Posted by Smokey Stover on November 14, 2006
In Reply to: Pulling your own weight posted by Bob Horner on November 14, 2006
: Please provide derivation for "Pulling your own weight,"
It comes from rowing, or "crew." As the Oxford English Dictionary put it:
" b. trans. To pull (an oar or sculls); hence, to row, to propel (a boat) by rowing; to transport or convey in a boat by rowing.
to pull one's weight, to row with effect in proportion to one's weight; also fig., to perform one's share of work, to take one's share of responsibility; also to pull weight. to pull stroke: see STROKE n."
It is used figuratively all the time, but always with the meaning above.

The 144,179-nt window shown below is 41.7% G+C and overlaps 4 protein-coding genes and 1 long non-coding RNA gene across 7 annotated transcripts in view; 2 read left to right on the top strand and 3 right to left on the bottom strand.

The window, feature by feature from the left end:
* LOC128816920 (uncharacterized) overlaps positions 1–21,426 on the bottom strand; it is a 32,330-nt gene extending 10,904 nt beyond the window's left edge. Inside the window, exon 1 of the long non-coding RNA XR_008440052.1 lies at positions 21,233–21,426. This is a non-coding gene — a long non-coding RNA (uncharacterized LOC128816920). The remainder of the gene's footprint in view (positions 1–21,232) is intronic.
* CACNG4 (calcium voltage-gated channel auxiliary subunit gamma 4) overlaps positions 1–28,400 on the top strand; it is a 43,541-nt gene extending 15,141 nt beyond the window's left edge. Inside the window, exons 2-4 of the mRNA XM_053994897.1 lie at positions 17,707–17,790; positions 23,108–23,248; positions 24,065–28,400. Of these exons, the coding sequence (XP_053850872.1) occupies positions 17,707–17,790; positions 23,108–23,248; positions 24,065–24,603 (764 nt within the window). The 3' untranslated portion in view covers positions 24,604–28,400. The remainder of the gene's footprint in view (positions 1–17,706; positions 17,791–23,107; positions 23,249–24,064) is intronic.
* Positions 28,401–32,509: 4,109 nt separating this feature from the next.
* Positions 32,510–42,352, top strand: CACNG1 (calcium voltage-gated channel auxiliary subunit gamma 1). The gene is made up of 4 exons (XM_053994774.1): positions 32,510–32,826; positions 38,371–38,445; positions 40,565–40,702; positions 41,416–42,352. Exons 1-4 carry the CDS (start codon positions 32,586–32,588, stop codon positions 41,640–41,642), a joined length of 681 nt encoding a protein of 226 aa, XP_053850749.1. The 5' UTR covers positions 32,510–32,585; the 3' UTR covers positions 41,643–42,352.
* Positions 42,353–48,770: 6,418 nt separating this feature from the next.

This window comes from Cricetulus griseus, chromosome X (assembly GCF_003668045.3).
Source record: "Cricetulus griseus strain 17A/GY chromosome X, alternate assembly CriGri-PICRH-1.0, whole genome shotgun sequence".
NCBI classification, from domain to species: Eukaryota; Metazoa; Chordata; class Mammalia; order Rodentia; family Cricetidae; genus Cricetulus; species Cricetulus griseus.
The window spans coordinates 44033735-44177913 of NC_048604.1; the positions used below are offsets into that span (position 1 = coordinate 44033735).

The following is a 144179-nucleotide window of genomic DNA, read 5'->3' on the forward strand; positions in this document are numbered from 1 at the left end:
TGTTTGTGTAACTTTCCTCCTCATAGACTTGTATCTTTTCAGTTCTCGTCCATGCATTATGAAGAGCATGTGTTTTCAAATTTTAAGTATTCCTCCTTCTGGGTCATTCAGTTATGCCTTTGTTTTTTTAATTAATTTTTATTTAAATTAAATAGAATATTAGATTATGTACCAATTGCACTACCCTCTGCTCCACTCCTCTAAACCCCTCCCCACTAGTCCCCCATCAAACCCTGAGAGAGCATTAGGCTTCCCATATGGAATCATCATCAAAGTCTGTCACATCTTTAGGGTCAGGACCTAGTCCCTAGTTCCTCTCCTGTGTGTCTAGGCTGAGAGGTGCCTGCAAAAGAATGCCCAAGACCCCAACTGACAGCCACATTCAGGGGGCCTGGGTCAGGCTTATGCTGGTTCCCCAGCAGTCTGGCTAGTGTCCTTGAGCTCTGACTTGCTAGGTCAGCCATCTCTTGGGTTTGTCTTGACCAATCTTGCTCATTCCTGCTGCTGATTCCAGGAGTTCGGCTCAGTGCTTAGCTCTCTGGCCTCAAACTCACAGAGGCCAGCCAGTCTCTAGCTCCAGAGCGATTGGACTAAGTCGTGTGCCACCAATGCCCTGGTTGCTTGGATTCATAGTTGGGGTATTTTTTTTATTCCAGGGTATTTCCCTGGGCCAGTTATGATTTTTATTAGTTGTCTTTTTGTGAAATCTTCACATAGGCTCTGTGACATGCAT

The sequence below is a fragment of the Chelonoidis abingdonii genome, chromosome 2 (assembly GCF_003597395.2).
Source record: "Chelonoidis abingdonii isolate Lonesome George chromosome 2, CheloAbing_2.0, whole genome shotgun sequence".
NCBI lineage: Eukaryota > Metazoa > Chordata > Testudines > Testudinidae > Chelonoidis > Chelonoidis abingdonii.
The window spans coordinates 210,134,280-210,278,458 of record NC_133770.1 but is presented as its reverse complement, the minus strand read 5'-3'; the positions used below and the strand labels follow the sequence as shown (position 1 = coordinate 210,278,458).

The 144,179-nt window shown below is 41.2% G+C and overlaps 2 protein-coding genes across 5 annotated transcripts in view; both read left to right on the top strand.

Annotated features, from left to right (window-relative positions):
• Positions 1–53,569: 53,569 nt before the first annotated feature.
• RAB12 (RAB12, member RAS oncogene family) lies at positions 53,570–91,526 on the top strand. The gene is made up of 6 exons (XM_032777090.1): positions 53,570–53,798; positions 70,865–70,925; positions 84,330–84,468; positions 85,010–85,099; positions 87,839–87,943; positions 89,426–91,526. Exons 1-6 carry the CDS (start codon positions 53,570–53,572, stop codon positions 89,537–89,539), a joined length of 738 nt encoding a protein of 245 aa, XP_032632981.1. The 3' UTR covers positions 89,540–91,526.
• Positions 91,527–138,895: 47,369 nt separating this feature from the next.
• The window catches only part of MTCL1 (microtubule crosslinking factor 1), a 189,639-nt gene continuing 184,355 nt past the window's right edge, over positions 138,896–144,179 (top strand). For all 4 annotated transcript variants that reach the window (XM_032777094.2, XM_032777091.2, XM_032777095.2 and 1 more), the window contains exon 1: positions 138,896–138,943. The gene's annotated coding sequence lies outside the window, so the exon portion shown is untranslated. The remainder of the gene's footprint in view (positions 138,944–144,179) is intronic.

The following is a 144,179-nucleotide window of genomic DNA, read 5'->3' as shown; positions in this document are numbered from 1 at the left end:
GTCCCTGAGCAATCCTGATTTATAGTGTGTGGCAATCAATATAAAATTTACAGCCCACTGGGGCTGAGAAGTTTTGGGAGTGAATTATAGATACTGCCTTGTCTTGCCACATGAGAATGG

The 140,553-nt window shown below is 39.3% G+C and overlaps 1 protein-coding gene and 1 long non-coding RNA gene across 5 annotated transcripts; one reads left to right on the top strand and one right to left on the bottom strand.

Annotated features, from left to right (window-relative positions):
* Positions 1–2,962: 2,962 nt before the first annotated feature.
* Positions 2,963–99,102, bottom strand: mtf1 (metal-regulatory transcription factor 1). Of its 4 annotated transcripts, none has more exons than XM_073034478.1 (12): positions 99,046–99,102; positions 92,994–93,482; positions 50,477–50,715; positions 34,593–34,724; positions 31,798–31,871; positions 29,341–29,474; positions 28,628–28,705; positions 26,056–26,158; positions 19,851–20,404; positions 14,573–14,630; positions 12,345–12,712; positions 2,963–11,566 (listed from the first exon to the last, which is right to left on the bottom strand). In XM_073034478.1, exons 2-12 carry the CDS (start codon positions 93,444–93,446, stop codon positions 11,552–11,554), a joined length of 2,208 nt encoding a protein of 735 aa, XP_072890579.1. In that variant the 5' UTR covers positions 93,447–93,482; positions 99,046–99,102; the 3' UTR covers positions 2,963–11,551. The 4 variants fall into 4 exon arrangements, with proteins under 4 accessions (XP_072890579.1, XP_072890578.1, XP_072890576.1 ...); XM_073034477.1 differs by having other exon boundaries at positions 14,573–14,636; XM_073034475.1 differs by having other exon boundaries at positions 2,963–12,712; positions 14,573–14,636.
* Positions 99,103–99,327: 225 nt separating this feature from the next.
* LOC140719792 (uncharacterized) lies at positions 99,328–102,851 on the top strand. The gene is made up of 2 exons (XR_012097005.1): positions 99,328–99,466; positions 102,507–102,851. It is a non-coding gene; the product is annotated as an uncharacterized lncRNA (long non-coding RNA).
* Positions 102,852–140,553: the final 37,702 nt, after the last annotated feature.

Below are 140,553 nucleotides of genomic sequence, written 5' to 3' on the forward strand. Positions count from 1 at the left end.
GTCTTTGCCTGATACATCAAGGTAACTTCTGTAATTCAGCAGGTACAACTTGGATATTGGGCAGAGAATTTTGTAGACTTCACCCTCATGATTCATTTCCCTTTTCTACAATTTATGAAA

The OED gives the following examples: "1897 Daily News 10 Feb. 6/3 In boating phraseology, he 'pulled his weight'..; he was not a mere passenger. 1904 KIPLING Traffics & Discov. 278 They need a lot of working up before they can pull their weight in the boat. 1921 [see WEIGHT n.1 10c]. 1925 E. F. NORTON Fight for Everest: 1924 98 No members of the climbing party pulled more weight in the team than these two by their unostentatious unselfish gruelling work. 1931 Times 27 Feb. 16/5 Referring to people in the administrative grade who did not 'pull their weight', Sir Alfred Woodgate said that assistant principals who had been twice passed over for promotion to principals were a menace to the office and should not be allowed to remain. 1948 M. LASKI Tory Heaven x. 138 Lord Starveleigh asked him down to address the electors... We're all expected to pull our weight, you know. 1976 J. B. HILTON Gamekeeper's Gallows xii. 115 How long was he going to put up with me living off the fat of the land in his kitchen, not pulling my weight with his other servants?"